Extinction Rebellion: From social climate disobedience to cinema
Actress Naomie Harris and musician Brian Eno are two of the celebrities who support this global environmental movement that is gaining more and more supporters.
"To make the politically impossible, politically possible," this is the goal of Extinction Rebellion, a global social movement that has become the happy pimple on the backside of neoliberal governments by practicing a form of non-violent resistance to call forcefully for a change in their environmental policies that does not throw us into mass extinction.
Born in 2018 from a call to action by numerous experts who warned that the destruction of the planet was reaching a point of no return, these activists began to hold numerous sit-ins and demonstrations first in London, culminating in the Mythical Easter March of 2019, when a group of protesters blocked busy places in London for over a week.
The result was more than a thousand arrests and similar protests in 33 countries, boosting the popularity of the global group and of peaceful civil disobedience for the climate as fast as global warming.
Today, Extinction Rebellion has the support of both the scientific community and many celebrities, who participate in their campaigns by raising awareness of what they are good at: acting, directing and producing.
In January, actor Joaquin Phoenix played a doctor seeking to save the Earth in a short film in support of Extinction Rebellion and Amazon Watch. Now it's the turn of musician Brian Eno and Afro-British actress Naomie Harris (Skyfall, Spectre).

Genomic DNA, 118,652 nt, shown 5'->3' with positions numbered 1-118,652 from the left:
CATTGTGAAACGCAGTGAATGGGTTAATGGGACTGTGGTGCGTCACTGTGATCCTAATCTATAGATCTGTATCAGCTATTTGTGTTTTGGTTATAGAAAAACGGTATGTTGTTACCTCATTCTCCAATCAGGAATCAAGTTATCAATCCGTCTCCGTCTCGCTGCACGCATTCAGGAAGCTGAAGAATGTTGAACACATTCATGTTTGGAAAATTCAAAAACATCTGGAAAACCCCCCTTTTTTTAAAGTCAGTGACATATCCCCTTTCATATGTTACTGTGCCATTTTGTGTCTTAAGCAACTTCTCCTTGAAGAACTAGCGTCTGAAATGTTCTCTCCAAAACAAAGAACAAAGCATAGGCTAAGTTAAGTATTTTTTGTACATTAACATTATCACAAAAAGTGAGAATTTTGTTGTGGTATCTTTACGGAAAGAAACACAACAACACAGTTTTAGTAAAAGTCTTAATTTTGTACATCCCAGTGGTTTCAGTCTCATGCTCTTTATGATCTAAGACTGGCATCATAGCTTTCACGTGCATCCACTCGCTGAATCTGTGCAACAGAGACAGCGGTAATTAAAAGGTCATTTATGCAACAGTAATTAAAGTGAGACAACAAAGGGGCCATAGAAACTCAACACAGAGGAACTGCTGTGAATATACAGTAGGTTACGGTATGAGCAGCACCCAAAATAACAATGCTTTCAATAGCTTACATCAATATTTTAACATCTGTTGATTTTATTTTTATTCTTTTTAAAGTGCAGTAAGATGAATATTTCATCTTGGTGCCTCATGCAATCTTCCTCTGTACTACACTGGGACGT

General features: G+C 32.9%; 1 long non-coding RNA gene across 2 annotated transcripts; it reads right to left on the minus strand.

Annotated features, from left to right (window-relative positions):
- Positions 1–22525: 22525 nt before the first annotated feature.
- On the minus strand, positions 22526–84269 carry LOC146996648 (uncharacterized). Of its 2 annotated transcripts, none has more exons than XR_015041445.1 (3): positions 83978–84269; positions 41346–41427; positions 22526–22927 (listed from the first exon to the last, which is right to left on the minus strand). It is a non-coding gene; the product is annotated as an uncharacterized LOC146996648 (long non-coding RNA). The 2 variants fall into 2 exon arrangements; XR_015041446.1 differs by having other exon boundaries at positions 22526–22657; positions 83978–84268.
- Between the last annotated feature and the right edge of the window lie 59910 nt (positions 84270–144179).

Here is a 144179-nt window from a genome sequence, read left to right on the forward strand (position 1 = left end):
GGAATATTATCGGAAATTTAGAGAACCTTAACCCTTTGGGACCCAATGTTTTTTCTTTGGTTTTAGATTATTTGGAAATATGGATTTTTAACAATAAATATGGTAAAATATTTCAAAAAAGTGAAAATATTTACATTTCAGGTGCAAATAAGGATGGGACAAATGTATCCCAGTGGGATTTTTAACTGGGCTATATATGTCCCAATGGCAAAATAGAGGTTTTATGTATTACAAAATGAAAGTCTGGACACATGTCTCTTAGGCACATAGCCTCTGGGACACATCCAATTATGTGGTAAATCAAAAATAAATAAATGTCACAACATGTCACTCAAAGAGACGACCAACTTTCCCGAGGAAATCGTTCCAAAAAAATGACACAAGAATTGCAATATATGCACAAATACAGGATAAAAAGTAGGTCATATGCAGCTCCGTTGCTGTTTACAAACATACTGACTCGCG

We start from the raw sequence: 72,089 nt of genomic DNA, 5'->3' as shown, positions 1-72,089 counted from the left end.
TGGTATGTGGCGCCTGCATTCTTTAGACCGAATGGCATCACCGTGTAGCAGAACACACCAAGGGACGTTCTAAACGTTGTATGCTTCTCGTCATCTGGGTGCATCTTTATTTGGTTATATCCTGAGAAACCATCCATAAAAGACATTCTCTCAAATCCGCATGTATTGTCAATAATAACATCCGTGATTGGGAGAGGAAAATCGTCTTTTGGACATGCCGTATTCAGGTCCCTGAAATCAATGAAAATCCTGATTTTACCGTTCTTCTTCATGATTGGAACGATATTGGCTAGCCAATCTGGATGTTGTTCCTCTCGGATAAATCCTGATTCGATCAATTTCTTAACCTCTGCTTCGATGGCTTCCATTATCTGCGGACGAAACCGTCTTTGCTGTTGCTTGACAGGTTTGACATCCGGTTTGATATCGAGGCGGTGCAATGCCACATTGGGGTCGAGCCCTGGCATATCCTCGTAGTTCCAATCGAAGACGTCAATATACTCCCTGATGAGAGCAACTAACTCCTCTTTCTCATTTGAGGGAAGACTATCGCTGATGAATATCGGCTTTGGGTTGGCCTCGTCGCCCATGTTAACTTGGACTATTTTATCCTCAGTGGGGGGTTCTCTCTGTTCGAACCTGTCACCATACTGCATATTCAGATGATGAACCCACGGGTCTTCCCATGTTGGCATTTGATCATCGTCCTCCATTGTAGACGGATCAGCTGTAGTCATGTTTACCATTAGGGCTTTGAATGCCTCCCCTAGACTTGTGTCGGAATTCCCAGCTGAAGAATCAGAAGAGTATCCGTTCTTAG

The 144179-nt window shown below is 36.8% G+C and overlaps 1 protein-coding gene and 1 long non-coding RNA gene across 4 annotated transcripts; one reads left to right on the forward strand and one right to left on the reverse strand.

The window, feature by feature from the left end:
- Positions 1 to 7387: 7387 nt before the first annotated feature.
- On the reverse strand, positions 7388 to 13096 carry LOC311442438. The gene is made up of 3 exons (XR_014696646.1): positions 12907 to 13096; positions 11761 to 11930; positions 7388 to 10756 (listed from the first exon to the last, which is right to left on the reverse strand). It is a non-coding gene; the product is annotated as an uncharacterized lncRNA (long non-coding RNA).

The two have teamed up to produce the first of two animated films, Extinction Emergency, Why We Must Act Now, which have been directed by Israeli animator Miritte Ben Yitzchak and explore the threat posed by the accelerated extinction of species.
"I am proud to be able to lend my voice to this project, which I hope will inspire viewers to support the ambitions of Extinction Rebellion with great urgency," Harris told Reuters ahead of the film's release on Thursday.
The actress, who plays Eve Moneypenny in numerous films in the James Bond saga and will also play in the upcoming No Time To Die, is giving the voiceover to the animation. Eno made the soundtrack.
Keira Knightley will be the voice of the second animated film, entitled Climate Crisis, and Why We Should Panic.
As part of its manifesto, Extinction Rebellion has three basic demands of governments: the first is that they "tell the truth" about climate change, that they create citizens' assemblies to guide action and, above all and very urgently, that a target be set for reducing greenhouse gas emissions to net zero by 2025.
As reported by New Scientist, not everyone within the movement sees 2025 as a realistic date — in the case of the UK, the origin of the movement, the goal is to emit 80% less greenhouse gas by 2050. Some advocate a "slightly" more flexible date, such as 2029.
"2025 is too close, as many of the changes require changes in infrastructure, ownership and, of course, replanting of trees and reforestation, all of which take decades," Mark Maslin of University College London told New Scientist.
Whatever the case, it all adds up in the fight against climate change and for the survival of life on Earth. As Greta Thunberg said, "Our parents are discussing the end of Game of Thrones while the planet is burning. Action is urgent."